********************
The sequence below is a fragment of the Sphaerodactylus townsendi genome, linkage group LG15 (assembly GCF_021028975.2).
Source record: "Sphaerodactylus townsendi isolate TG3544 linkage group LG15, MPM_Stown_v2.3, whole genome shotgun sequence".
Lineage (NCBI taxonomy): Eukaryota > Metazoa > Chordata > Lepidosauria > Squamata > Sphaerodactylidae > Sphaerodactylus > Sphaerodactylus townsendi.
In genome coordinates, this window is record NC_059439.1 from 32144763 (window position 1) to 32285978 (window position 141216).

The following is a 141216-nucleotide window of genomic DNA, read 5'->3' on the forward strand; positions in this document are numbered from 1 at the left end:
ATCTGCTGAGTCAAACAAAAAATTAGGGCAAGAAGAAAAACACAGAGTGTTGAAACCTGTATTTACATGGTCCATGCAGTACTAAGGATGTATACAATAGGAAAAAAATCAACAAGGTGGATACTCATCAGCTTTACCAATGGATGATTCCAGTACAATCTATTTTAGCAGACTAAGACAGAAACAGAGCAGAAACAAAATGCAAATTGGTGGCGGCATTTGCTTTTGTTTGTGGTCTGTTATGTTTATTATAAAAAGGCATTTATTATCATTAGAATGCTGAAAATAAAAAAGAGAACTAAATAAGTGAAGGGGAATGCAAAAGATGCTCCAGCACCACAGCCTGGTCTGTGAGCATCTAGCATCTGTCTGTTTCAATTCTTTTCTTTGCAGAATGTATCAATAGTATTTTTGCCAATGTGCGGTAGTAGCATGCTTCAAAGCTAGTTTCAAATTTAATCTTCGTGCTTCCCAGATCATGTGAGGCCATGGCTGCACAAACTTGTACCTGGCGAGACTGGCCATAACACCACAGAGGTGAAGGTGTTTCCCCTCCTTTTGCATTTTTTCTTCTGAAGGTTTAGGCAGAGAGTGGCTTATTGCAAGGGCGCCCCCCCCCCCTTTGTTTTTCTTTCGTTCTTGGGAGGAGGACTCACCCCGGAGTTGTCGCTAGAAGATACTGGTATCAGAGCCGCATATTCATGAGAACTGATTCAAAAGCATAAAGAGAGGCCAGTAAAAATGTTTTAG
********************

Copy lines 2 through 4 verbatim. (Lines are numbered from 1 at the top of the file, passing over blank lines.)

Source record: "Sphaerodactylus townsendi isolate TG3544 linkage group LG15, MPM_Stown_v2.3, whole genome shotgun sequence".
Lineage (NCBI taxonomy): Eukaryota > Metazoa > Chordata > Lepidosauria > Squamata > Sphaerodactylidae > Sphaerodactylus > Sphaerodactylus townsendi.
In genome coordinates, this window is record NC_059439.1 from 32144763 (window position 1) to 32285978 (window position 141216).